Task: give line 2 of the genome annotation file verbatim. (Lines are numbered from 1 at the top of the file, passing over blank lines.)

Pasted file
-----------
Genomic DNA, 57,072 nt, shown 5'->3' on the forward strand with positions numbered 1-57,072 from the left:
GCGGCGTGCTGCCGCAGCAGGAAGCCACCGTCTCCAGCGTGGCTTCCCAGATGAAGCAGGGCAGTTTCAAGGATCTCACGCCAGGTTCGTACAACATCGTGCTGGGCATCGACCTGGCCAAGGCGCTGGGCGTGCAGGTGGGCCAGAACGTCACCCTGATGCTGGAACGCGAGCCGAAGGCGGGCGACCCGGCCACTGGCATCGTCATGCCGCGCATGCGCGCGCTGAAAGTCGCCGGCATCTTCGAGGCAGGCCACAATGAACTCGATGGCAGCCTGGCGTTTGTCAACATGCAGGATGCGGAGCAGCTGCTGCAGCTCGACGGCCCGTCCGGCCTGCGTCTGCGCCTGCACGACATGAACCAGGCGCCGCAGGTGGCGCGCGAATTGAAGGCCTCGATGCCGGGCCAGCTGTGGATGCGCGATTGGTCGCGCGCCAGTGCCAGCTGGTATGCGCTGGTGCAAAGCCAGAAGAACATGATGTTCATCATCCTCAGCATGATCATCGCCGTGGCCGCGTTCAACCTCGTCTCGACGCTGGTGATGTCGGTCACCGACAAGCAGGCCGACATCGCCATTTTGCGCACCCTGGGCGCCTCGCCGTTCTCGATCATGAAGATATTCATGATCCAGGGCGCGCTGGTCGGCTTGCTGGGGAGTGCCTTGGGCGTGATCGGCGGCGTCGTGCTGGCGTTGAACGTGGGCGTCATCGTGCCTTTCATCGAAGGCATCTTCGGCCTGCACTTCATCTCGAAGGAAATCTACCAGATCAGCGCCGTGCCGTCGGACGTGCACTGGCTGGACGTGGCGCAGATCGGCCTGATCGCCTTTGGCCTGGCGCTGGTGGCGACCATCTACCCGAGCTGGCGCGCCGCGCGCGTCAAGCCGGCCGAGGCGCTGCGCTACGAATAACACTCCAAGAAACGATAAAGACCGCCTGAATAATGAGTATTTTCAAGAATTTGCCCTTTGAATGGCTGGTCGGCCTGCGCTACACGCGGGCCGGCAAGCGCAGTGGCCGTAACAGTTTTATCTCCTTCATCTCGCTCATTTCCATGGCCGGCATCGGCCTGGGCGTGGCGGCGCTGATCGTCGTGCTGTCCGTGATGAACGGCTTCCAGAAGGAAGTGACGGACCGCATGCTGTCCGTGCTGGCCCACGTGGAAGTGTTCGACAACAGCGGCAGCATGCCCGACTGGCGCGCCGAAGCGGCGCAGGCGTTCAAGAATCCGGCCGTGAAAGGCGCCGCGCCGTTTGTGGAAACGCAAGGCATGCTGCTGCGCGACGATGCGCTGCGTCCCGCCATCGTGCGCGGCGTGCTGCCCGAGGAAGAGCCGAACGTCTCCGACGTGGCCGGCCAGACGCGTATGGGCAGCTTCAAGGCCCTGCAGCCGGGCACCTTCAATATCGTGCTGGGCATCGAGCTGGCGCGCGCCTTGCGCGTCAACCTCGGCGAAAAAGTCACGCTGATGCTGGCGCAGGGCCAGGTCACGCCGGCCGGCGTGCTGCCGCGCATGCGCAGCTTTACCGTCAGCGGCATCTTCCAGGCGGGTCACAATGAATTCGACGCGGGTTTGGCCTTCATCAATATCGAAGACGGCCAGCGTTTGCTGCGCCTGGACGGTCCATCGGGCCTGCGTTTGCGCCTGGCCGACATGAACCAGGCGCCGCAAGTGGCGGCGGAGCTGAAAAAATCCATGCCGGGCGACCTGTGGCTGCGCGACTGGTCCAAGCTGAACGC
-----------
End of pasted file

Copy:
GCGGCGTGCTGCCGCAGCAGGAAGCCACCGTCTCCAGCGTGGCTTCCCAGATGAAGCAGGGCAGTTTCAAGGATCTCACGCCAGGTTCGTACAACATCGTGCTGGGCATCGACCTGGCCAAGGCGCTGGGCGTGCAGGTGGGCCAGAACGTCACCCTGATGCTGGAACGCGAGCCGAAGGCGGGCGACCCGGCCACTGGCATCGTCATGCCGCGCATGCGCGCGCTGAAAGTCGCCGGCATCTTCGAGGCAGGCCACAATGAACTCGATGGCAGCCTGGCGTTTGTCAACATGCAGGATGCGGAGCAGCTGCTGCAGCTCGACGGCCCGTCCGGCCTGCGTCTGCGCCTGCACGACATGAACCAGGCGCCGCAGGTGGCGCGCGAATTGAAGGCCTCGATGCCGGGCCAGCTGTGGATGCGCGATTGGTCGCGCGCCAGTGCCAGCTGGTATGCGCTGGTGCAAAGCCAGAAGAACATGATGTTCATCATCCTCAGCATGATCATCGCCGTGGCCGCGTTCAACCTCGTCTCGACGCTGGTGATGTCGGTCACCGACAAGCAGGCCGACATCGCCATTTTGCGCACCCTGGGCGCCTCGCCGTTCTCGATCATGAAGATATTCATGATCCAGGGCGCGCTGGTCGGCTTGCTGGGGAGTGCCTTGGGCGTGATCGGCGGCGTCGTGCTGGCGTTGAACGTGGGCGTCATCGTGCCTTTCATCGAAGGCATCTTCGGCCTGCACTTCATCTCGAAGGAAATCTACCAGATCAGCGCCGTGCCGTCGGACGTGCACTGGCTGGACGTGGCGCAGATCGGCCTGATCGCCTTTGGCCTGGCGCTGGTGGCGACCATCTACCCGAGCTGGCGCGCCGCGCGCGTCAAGCCGGCCGAGGCGCTGCGCTACGAATAACACTCCAAGAAACGATAAAGACCGCCTGAATAATGAGTATTTTCAAGAATTTGCCCTTTGAATGGCTGGTCGGCCTGCGCTACACGCGGGCCGGCAAGCGCAGTGGCCGTAACAGTTTTATCTCCTTCATCTCGCTCATTTCCATGGCCGGCATCGGCCTGGGCGTGGCGGCGCTGATCGTCGTGCTGTCCGTGATGAACGGCTTCCAGAAGGAAGTGACGGACCGCATGCTGTCCGTGCTGGCCCACGTGGAAGTGTTCGACAACAGCGGCAGCATGCCCGACTGGCGCGCCGAAGCGGCGCAGGCGTTCAAGAATCCGGCCGTGAAAGGCGCCGCGCCGTTTGTGGAAACGCAAGGCATGCTGCTGCGCGACGATGCGCTGCGTCCCGCCATCGTGCGCGGCGTGCTGCCCGAGGAAGAGCCGAACGTCTCCGACGTGGCCGGCCAGACGCGTATGGGCAGCTTCAAGGCCCTGCAGCCGGGCACCTTCAATATCGTGCTGGGCATCGAGCTGGCGCGCGCCTTGCGCGTCAACCTCGGCGAAAAAGTCACGCTGATGCTGGCGCAGGGCCAGGTCACGCCGGCCGGCGTGCTGCCGCGCATGCGCAGCTTTACCGTCAGCGGCATCTTCCAGGCGGGTCACAATGAATTCGACGCGGGTTTGGCCTTCATCAATATCGAAGACGGCCAGCGTTTGCTGCGCCTGGACGGTCCATCGGGCCTGCGTTTGCGCCTGGCCGACATGAACCAGGCGCCGCAAGTGGCGGCGGAGCTGAAAAAATCCATGCCGGGCGACCTGTGGCTGCGCGACTGGTCCAAGCTGAACGC